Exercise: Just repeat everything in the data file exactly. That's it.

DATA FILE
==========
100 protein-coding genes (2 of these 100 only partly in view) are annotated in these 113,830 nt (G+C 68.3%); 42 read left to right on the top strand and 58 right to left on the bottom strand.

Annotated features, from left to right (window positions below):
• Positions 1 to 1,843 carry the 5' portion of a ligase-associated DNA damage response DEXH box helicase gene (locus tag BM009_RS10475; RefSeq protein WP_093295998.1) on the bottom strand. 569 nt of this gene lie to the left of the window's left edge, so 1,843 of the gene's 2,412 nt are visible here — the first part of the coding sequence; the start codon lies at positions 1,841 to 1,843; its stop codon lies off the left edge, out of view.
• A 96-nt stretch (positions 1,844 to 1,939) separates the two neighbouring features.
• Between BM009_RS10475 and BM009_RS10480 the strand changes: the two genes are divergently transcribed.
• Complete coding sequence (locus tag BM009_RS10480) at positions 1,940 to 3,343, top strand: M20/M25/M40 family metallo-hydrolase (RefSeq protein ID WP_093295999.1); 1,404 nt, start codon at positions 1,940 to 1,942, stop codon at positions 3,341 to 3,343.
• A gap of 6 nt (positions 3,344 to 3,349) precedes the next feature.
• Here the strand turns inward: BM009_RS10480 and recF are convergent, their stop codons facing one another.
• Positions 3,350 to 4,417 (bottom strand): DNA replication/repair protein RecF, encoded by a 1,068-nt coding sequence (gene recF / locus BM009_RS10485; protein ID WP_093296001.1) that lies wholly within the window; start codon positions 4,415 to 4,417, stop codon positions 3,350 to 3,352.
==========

100 protein-coding genes (2 of these 100 only partly in view) are annotated in these 113,830 nt (G+C 68.3%); 42 read left to right on the top strand and 58 right to left on the bottom strand.

Annotated features, from left to right (window positions below):
• Positions 1 to 1,843 carry the 5' portion of a ligase-associated DNA damage response DEXH box helicase gene (locus tag BM009_RS10475; RefSeq protein WP_093295998.1) on the bottom strand. 569 nt of this gene lie to the left of the window's left edge, so 1,843 of the gene's 2,412 nt are visible here — the first part of the coding sequence; the start codon lies at positions 1,841 to 1,843; its stop codon lies off the left edge, out of view.
• A 96-nt stretch (positions 1,844 to 1,939) separates the two neighbouring features.
• Between BM009_RS10475 and BM009_RS10480 the strand changes: the two genes are divergently transcribed.
• Complete coding sequence (locus tag BM009_RS10480) at positions 1,940 to 3,343, top strand: M20/M25/M40 family metallo-hydrolase (RefSeq protein ID WP_093295999.1); 1,404 nt, start codon at positions 1,940 to 1,942, stop codon at positions 3,341 to 3,343.
• A gap of 6 nt (positions 3,344 to 3,349) precedes the next feature.
• Here the strand turns inward: BM009_RS10480 and recF are convergent, their stop codons facing one another.
• Positions 3,350 to 4,417 (bottom strand): DNA replication/repair protein RecF, encoded by a 1,068-nt coding sequence (gene recF / locus BM009_RS10485; protein ID WP_093296001.1) that lies wholly within the window; start codon positions 4,415 to 4,417, stop codon positions 3,350 to 3,352.